In February, after serving as the government’s interior minister for 13 months, Shadary was appointed permanent secretary of the PPRD, marking an elevation to the upper echelons of party politics and government.
During his time at the interior ministry, he oversaw several crackdowns on anti-government protesters, especially after Kabila’s refusal to step down as president. Last year, the European Union hit him with an asset freeze and travel ban for his involvement “in planning, directing, or committing acts that constitute serious human rights violations in DRC”.
“The regime has deployed repression and he has been part of that,” Berwouts said.
“He [Shadary] is someone within the regime machinery with his own power base,” he added. “[But] If the party wants to go to the election and win, there is immense work to do to sell him to the public,” he added.
According to Loffman, Shadary’s “instrumental” role in the suppression of opposition could mean he struggles to concoct a convincing narrative on which to campaign for support.
“Opposition politicians have stories; Felix Tshisekedi can call on his father’s legacy of opposition and Jean-Pierre Bemba can, albeit controversially, call on fighting in the Second Congo War,” he said.
“But Shadary is tainted by the past … his story seems to be ‘I have been oppressing you for a long time, please let me continue to oppress you'” he added, noting that Shadary’s candidacy is particularly jarring when weighed against the decision to ban Bemba from the vote.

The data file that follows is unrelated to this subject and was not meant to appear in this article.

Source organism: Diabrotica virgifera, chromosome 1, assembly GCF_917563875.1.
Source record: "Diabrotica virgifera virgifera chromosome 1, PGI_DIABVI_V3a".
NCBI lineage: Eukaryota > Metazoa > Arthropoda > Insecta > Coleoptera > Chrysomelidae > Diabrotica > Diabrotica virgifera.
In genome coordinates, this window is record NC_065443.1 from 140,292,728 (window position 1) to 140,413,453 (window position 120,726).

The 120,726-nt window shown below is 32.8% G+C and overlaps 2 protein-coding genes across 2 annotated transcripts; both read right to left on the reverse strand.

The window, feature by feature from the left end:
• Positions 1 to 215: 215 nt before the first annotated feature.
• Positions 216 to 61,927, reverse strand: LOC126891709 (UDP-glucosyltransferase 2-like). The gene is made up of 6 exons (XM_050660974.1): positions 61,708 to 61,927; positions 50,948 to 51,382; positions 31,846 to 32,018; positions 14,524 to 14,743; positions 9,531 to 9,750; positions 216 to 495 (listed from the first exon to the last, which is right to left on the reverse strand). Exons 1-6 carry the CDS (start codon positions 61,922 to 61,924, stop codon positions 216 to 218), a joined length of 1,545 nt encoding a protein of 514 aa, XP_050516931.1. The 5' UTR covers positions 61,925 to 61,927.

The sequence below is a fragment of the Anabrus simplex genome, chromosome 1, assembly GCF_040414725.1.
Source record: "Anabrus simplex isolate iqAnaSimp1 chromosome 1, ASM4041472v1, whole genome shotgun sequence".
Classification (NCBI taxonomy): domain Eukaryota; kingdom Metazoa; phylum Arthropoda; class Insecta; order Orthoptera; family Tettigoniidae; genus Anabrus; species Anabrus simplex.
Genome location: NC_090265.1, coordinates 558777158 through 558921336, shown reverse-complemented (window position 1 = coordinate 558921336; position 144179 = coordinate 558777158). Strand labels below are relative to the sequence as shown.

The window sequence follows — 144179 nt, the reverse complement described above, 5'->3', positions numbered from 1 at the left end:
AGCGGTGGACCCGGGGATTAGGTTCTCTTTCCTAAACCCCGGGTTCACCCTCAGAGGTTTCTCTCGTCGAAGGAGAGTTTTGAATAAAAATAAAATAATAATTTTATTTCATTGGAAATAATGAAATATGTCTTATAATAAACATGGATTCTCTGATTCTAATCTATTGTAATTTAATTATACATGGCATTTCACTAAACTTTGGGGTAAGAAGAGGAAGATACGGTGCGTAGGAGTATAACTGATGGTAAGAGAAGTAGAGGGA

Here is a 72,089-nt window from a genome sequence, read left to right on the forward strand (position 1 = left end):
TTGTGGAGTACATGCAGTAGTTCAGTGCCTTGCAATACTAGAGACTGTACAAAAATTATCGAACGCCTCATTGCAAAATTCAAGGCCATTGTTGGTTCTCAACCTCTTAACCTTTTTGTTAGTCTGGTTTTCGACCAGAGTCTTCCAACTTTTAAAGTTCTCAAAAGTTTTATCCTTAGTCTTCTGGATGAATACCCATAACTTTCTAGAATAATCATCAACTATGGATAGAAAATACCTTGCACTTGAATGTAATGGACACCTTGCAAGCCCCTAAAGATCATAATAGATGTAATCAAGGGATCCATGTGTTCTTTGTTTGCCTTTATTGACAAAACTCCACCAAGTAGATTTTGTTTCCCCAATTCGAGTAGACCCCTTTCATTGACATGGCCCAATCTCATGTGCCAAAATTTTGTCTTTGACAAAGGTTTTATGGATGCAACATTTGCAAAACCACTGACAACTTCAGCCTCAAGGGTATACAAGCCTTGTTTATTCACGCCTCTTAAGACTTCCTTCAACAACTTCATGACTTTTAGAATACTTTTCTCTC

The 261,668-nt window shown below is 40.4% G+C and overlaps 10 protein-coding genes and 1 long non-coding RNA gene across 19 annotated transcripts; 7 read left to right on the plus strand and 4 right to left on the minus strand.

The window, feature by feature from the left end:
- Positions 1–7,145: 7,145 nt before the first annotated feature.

“Bemba still has this outlying conviction, and I think it’s problematic, but given the fact that Shadary has sanctions against him it’s kind of glass houses and stones, I think there is a lot of political motivation and that the election commission is acting under a lot of pressure from the regime,” Loffman said.
|Felix Tshisekedi (pictured) ranked joint-first alongside Bemba and Katumbi in a pre-election opinion poll published by the Congo Research Group in July [File: Kenny Katombe/Reuters]|
All of the candidates permitted to run for the presidency will have to confront a daunting set of issues currently afflicting the DRC, the world’s leading cobalt producer and Africa’s top copper miner.
The UN Office for the Coordination of Humanitarian Affairs says 13.1 million people are in need of aid throughout the DRC and 4.5 million others are internally displaced – the highest number among all African countries.
In particular, violence in the southern Kasai region and throughout the Kivu provinces in the eastern DRC has left the country reeling under several ongoing security and humanitarian crises.
According to Human Rights Watch, more than 100 armed groups are operating in North and South Kivu, which, combined, border Uganda, Rwanda and Burundi.
Meanwhile, northern Kivu province has been hit by the country’s latest Ebola crisis – its 10th since 1976 – leaving health authorities scrambling for a response amid the “active conflict” zone.
The DRC’s turmoil has contributed to the fact that despite its vast natural resources and some 80m hectares of arable land, the country still ranks among the 11 poorest countries in the world.
“The level of violence, and the fact that there is an Ebola crisis going on, is going to mean in effect a lot of the election is about firefighting,” Loffman said.